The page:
58. “Something new that increases the specialization of production or increases the diversity of consumption will catch on, something that returns us towards self-sufficiency will not catch on”
59. “The idea that innovation destroys jobs comes around in every generation. So far it has proved wrong”
60. “Big companied are bad at innovating, because they are too bureaucratic, have too big a vested interest in the status quo and stop paying attention to the interests, actual and potential, of their customers”
61. “For innovation to flourish, it is vital to have an economy that encourages or at least allows outsiders, challengers, and disruptors to get a foothold. This means openness to competition, which historically is a surprisingly rare feature in most societies”
62. “The ultimate form of open innovation is open-source software”
63. “The opportunities for free innovation are growing as computerized design tools and lowered communication costs allow people to do at home what once required a corporate laboratory to achieve”
64. “If Google Glass had been a government project, the chances are they would still be ploughing on with it”
65. “The characteristic features of opposition to innovation: an appeal to safety; a degree of self-interest among vested interests; and a paranoia among the powerful”
66. “Truly, there is likely to be a backlash against any new technology, usually driven partly by vested interests but clothing itself in the precautionary principle”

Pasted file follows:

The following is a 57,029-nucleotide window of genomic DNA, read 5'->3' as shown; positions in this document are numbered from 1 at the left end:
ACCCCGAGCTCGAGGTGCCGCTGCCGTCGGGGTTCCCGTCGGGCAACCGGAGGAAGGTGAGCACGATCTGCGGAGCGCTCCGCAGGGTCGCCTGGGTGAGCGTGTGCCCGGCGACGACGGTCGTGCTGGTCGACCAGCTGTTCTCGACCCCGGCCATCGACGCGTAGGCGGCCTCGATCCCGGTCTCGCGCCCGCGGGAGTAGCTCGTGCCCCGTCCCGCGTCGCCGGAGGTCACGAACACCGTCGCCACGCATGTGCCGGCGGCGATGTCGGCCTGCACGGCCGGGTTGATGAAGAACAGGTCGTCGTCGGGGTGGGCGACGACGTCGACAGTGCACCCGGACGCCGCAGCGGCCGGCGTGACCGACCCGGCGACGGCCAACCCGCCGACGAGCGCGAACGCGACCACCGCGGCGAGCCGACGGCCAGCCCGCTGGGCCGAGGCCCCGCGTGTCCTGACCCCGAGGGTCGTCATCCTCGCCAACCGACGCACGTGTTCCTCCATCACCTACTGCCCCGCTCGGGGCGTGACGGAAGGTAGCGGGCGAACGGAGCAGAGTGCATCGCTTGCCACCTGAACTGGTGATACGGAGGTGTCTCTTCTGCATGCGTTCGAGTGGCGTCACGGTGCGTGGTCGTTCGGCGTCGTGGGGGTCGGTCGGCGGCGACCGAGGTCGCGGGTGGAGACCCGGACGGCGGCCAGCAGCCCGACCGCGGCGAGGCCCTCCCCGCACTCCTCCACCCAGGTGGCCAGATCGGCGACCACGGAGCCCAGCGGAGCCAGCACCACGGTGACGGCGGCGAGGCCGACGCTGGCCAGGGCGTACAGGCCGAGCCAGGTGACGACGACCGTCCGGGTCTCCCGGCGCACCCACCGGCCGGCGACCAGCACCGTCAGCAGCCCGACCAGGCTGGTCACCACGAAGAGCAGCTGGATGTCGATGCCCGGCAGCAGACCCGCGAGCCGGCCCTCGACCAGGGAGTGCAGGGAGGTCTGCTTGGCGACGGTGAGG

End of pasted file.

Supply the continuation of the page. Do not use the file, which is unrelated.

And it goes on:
67. “The precautionary principle largely ignores the risks of existing technologies, defying the concept of harm reduction”
68. “One way in which the precautionary principle works to prevent innovation is by making experimentation difficult in the period between prototype and practical application”
69. “It is now clear that the opposition to genetically modified crops was wrong both factually and morally”
70. “If Europe were to ban glyphosate it would open up a litigation bonanza in America, where bounty-hunting law firms are constantly in search of the next tobacco-sized windfall”
71. “The history of cellular telephony is an extraordinary story bureaucratic delay imposed by government at the behest of various lobbies”
72. “The government, in cahoots with crony-capitalist firms with huge vested interests, made the development of cellular service impossible for almost four decades. Who knows what improvements in technology and changes in society it thus prevented?”